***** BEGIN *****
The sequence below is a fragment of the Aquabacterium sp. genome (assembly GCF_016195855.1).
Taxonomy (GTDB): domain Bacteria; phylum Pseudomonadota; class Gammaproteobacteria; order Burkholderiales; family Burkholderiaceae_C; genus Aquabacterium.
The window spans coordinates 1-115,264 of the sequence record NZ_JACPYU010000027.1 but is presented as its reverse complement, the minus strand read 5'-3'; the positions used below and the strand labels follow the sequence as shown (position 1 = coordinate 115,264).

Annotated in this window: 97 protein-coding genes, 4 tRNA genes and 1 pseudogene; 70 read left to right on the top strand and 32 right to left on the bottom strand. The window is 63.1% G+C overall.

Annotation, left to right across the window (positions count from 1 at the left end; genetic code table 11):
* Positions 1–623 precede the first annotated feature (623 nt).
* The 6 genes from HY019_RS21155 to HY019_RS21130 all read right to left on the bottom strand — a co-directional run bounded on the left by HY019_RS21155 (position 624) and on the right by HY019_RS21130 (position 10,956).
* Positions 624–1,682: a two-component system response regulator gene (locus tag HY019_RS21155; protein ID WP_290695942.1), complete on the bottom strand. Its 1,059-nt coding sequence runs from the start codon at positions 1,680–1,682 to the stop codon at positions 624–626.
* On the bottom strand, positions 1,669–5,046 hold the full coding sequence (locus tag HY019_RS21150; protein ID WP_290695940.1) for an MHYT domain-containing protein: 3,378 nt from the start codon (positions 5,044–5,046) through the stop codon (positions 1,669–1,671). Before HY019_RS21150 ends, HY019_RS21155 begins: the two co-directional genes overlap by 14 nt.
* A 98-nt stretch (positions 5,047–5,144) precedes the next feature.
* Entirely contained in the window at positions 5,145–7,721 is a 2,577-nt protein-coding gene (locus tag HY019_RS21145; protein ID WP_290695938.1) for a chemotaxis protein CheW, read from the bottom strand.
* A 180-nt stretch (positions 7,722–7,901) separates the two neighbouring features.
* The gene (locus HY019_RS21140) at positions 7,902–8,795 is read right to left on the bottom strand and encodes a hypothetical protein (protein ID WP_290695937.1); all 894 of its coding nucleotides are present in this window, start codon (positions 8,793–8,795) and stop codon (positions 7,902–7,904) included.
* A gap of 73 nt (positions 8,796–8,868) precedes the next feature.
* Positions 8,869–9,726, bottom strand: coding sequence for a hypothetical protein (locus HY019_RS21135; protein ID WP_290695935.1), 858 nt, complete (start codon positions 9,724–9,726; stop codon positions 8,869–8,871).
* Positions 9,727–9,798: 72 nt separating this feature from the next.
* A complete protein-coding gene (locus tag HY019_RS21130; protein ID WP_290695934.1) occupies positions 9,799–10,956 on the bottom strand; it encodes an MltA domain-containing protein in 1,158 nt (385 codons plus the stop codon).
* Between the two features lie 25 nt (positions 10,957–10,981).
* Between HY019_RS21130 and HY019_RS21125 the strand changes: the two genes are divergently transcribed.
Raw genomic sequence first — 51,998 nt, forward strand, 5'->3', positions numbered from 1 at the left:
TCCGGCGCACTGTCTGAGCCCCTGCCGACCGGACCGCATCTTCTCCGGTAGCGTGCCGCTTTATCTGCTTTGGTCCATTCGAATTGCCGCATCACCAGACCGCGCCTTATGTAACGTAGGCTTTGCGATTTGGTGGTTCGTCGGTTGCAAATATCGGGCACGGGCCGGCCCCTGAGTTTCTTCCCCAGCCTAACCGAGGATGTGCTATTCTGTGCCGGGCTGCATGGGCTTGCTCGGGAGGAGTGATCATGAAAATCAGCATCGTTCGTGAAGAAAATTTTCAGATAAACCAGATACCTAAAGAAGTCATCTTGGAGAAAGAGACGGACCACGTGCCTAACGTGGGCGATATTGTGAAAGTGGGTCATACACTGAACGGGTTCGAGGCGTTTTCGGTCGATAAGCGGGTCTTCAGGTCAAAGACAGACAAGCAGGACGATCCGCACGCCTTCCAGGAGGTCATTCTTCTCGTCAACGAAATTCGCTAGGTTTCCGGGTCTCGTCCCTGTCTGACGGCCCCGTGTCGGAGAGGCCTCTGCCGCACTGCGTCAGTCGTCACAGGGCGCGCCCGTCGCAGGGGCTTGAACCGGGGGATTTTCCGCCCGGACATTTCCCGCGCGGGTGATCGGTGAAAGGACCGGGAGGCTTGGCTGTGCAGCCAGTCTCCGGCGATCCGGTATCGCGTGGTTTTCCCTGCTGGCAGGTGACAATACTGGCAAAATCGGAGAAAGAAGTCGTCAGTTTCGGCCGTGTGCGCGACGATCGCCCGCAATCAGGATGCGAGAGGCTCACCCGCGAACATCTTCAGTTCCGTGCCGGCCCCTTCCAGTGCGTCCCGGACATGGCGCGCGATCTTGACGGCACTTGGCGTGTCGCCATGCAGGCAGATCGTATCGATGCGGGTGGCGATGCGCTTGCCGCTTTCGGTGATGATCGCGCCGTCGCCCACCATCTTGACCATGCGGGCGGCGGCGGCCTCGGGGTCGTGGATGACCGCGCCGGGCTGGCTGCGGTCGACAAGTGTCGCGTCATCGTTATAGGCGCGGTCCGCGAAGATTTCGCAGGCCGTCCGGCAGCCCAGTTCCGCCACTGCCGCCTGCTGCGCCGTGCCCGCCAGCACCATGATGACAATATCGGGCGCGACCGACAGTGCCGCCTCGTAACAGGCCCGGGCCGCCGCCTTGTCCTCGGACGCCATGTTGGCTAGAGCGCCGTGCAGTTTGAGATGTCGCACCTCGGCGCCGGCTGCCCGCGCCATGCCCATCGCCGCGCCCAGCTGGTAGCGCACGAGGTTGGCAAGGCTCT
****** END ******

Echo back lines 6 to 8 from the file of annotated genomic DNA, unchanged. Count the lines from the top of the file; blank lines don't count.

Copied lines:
* Positions 1–623 precede the first annotated feature (623 nt).
* The 6 genes from HY019_RS21155 to HY019_RS21130 all read right to left on the bottom strand — a co-directional run bounded on the left by HY019_RS21155 (position 624) and on the right by HY019_RS21130 (position 10,956).
* Positions 624–1,682: a two-component system response regulator gene (locus tag HY019_RS21155; protein ID WP_290695942.1), complete on the bottom strand. Its 1,059-nt coding sequence runs from the start codon at positions 1,680–1,682 to the stop codon at positions 624–626.